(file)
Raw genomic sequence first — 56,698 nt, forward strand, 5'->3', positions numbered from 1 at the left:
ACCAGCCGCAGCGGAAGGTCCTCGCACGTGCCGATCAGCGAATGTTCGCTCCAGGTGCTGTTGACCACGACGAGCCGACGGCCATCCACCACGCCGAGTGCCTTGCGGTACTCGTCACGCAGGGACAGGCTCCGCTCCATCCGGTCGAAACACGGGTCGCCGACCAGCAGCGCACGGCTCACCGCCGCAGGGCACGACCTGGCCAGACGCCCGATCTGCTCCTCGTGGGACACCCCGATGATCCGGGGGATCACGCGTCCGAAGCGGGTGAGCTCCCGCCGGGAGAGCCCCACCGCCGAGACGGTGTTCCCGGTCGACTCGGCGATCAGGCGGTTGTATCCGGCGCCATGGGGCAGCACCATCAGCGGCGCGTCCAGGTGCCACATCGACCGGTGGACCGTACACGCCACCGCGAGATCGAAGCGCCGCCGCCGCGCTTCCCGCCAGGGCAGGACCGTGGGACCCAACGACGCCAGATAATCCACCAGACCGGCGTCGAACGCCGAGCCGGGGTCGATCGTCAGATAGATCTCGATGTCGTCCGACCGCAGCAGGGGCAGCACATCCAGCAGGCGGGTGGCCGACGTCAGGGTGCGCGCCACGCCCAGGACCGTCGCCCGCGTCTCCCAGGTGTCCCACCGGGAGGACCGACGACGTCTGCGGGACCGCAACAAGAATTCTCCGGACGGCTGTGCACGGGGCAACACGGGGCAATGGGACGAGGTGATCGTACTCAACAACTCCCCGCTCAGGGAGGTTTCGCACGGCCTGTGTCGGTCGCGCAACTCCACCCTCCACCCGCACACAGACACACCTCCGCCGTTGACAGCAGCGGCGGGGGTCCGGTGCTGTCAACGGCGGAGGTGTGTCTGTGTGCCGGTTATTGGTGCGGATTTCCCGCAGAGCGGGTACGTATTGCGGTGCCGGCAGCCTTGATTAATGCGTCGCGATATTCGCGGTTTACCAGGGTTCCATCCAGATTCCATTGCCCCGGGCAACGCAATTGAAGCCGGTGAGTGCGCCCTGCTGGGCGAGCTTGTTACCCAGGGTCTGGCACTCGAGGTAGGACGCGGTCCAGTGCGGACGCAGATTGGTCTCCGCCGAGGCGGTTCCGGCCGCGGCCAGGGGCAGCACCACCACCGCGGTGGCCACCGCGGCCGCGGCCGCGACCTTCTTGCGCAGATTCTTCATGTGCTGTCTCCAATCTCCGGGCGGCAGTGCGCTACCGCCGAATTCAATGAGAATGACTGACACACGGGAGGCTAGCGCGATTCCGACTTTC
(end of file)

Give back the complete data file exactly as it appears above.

Raw genomic sequence first — 56,698 nt, forward strand, 5'->3', positions numbered from 1 at the left:
ACCAGCCGCAGCGGAAGGTCCTCGCACGTGCCGATCAGCGAATGTTCGCTCCAGGTGCTGTTGACCACGACGAGCCGACGGCCATCCACCACGCCGAGTGCCTTGCGGTACTCGTCACGCAGGGACAGGCTCCGCTCCATCCGGTCGAAACACGGGTCGCCGACCAGCAGCGCACGGCTCACCGCCGCAGGGCACGACCTGGCCAGACGCCCGATCTGCTCCTCGTGGGACACCCCGATGATCCGGGGGATCACGCGTCCGAAGCGGGTGAGCTCCCGCCGGGAGAGCCCCACCGCCGAGACGGTGTTCCCGGTCGACTCGGCGATCAGGCGGTTGTATCCGGCGCCATGGGGCAGCACCATCAGCGGCGCGTCCAGGTGCCACATCGACCGGTGGACCGTACACGCCACCGCGAGATCGAAGCGCCGCCGCCGCGCTTCCCGCCAGGGCAGGACCGTGGGACCCAACGACGCCAGATAATCCACCAGACCGGCGTCGAACGCCGAGCCGGGGTCGATCGTCAGATAGATCTCGATGTCGTCCGACCGCAGCAGGGGCAGCACATCCAGCAGGCGGGTGGCCGACGTCAGGGTGCGCGCCACGCCCAGGACCGTCGCCCGCGTCTCCCAGGTGTCCCACCGGGAGGACCGACGACGTCTGCGGGACCGCAACAAGAATTCTCCGGACGGCTGTGCACGGGGCAACACGGGGCAATGGGACGAGGTGATCGTACTCAACAACTCCCCGCTCAGGGAGGTTTCGCACGGCCTGTGTCGGTCGCGCAACTCCACCCTCCACCCGCACACAGACACACCTCCGCCGTTGACAGCAGCGGCGGGGGTCCGGTGCTGTCAACGGCGGAGGTGTGTCTGTGTGCCGGTTATTGGTGCGGATTTCCCGCAGAGCGGGTACGTATTGCGGTGCCGGCAGCCTTGATTAATGCGTCGCGATATTCGCGGTTTACCAGGGTTCCATCCAGATTCCATTGCCCCGGGCAACGCAATTGAAGCCGGTGAGTGCGCCCTGCTGGGCGAGCTTGTTACCCAGGGTCTGGCACTCGAGGTAGGACGCGGTCCAGTGCGGACGCAGATTGGTCTCCGCCGAGGCGGTTCCGGCCGCGGCCAGGGGCAGCACCACCACCGCGGTGGCCACCGCGGCCGCGGCCGCGACCTTCTTGCGCAGATTCTTCATGTGCTGTCTCCAATCTCCGGGCGGCAGTGCGCTACCGCCGAATTCAATGAGAATGACTGACACACGGGAGGCTAGCGCGATTCCGACTTTC